# Python List Comprehensions: For Concise and Readable Code

## Introduction to Python List Comprehension

List comprehensions in Python provide a concise way to create lists. They are not only more readable but also more efficient than traditional for-loops. This tutorial focuses on practical examples to help you master list comprehensions with minimal theory.

Basic List Comprehension:

A basic list comprehension is a compact way to create a list by applying an expression to each item in an iterable.

**Example 1: Creating a list of squares**

This example shows how to create a list of squares using list comprehension.

**Code:**

```
# Create a list of squares of numbers from 0 to 9
squares = [x**2 for x in range(10)]
# Print the list of squares
print(squares)
```

**Output:**

[0, 1, 4, 9, 16, 25, 36, 49, 64, 81]

**Explanation:**

The expression 'x**2' is applied to each element 'x' in the range from 0 to 9. The result is a list of squares of these numbers. This single line of code replaces what would typically require multiple lines using a for-loop.

Filtering with list comprehensions:

List comprehensions can include an if condition to filter items from the iterable.

**Example 2: Filtering Even Numbers**

This example demonstrates how to filter even numbers using a list comprehension.

**Code:**

```
# Create a list of even numbers from 0 to 9
evens = [x for x in range(10) if x % 2 == 0]
# Print the list of even numbers
print(evens)
```

**Output:**

[0, 2, 4, 6, 8]

**Explanation:**

The list comprehension iterates through numbers from 0 to 9 and includes only those numbers that satisfy the condition 'x % 2 == 0' (i.e., even numbers). The result is a concise list of even numbers.

List Comprehensions with nested loops:

List comprehensions can also be used with nested loops to generate lists from combinations of items.

**Example 3: Creating a List of Pairs**

This example shows how to create a list of coordinate pairs using nested loops in a list comprehension.

**Code:**

```
# Create a list of coordinate pairs (x, y) for x and y in range(3)
pairs = [(x, y) for x in range(3) for y in range(3)]
# Print the list of pairs
print(pairs)
```

**Output:**

[(0, 0), (0, 1), (0, 2), (1, 0), (1, 1), (1, 2), (2, 0), (2, 1), (2, 2)]

**Explanation:**

The list comprehension uses two nested loops: one iterating over 'x' and the other over 'y', both ranging from 0 to 2. The result is a list of all possible pairs '(x, y)' formed by the two loops.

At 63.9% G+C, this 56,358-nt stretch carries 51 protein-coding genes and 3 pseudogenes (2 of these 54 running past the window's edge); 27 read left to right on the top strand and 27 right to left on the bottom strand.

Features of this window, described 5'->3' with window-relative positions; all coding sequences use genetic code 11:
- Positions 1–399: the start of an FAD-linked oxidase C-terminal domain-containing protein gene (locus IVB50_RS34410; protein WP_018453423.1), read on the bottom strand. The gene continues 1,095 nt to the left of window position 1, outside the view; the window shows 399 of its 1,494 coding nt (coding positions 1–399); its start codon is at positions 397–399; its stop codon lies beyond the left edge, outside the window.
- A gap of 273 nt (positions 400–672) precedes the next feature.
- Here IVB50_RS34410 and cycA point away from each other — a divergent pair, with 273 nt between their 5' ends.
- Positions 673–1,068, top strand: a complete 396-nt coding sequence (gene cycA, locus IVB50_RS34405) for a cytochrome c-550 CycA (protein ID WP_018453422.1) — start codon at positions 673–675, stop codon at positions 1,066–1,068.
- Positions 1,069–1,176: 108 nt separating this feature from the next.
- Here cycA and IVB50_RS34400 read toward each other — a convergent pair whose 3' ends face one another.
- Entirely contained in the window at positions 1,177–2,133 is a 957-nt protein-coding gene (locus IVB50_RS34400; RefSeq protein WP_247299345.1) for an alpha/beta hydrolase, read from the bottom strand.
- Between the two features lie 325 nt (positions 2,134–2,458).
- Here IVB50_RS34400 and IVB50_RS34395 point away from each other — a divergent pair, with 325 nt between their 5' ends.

Flattening a nested list:

List comprehensions can be used to flatten nested lists into a single list.

**Example 4: Flattening a 2D List**

This example demonstrates how to flatten a 2D list into a 1D list using list comprehension.

**Code:**

```
# A 2D list (list of lists)
matrix = [[1, 2, 3], [4, 5, 6], [7, 8, 9]]
# Flatten the 2D list into a 1D list
flattened = [num for row in matrix for num in row]
# Print the flattened list
print(flattened)
```

**Output:**

[1, 2, 3, 4, 5, 6, 7, 8, 9]

**Explanation:**

The list comprehension iterates over each 'row' in the 'matrix', and then iterates over each 'num' in that 'row', adding each number to the 'flattened' list. The result is a single list containing all elements from the original nested list.

Conditional expressions in list comprehensions:

You can include a conditional expression to choose different values based on a condition.

**Example 5: Replacing Negative Numbers with Zero**

This example shows how to replace negative numbers in a list with zero using a conditional expression in a list comprehension.

**Code:**

```
# List with mixed positive and negative numbers
numbers = [-15, 13, -12, 17, -11, 0, 14]
# Replace negative numbers with zero
non_negative = [x if x >= 0 else 0 for x in numbers]
# Print the new list
print(non_negative)
```

**Output:**

[0, 13, 0, 17, 0, 0, 14]

**Explanation:**

The list comprehension iterates over 'numbers' and checks if each number 'x' is non-negative ('x >= 0'). If the condition is met, 'x' is added to the new list; otherwise, '0' is added. This results in a list where all negative numbers are replaced by zero.

Using List Comprehensions with Functions:

List comprehensions can apply functions to items in an iterable to generate a new list.

**Example 6: Applying a function to each element**

This example demonstrates how to apply a function to each element in a list using a list comprehension.

**Code:**

```
# Define a function that squares a number
def square(x):
return x**2
# List of numbers
numbers = [1, 2, 3, 4, 5]
# Apply the square function to each element in the list
squared_numbers = [square(x) for x in numbers]
# Print the list of squared numbers
print(squared_numbers)
```

**Output:**

[1, 4, 9, 16, 25]

**Explanation:**

The list comprehension iterates over the 'numbers' list and applies the 'square' function to each element 'x'. The result is a new list containing the squares of the original numbers.

List Comprehension with Dictionaries:

List comprehensions can be used to generate dictionaries by pairing keys with values.

**Example 7: Creating a Dictionary from two lists**

This example shows how to create a dictionary from two lists using a list comprehension.

**Code:**

```
# Two lists: one of keys and one of values
keys = ['x', 'y', 'z']
values = [1, 2, 3]
# Create a dictionary using list comprehension
dictionary = {k: v for k, v in zip(keys, values)}
# Print the dictionary
print(dictionary)
```

**Output:**

{'x': 1, 'y': 2, 'z': 3}

**Explanation:**

The 'zip(keys, values)' function pairs elements from the 'keys' and 'values' lists. The list comprehension then iterates over these pairs and creates key-value pairs in the 'dictionary'.

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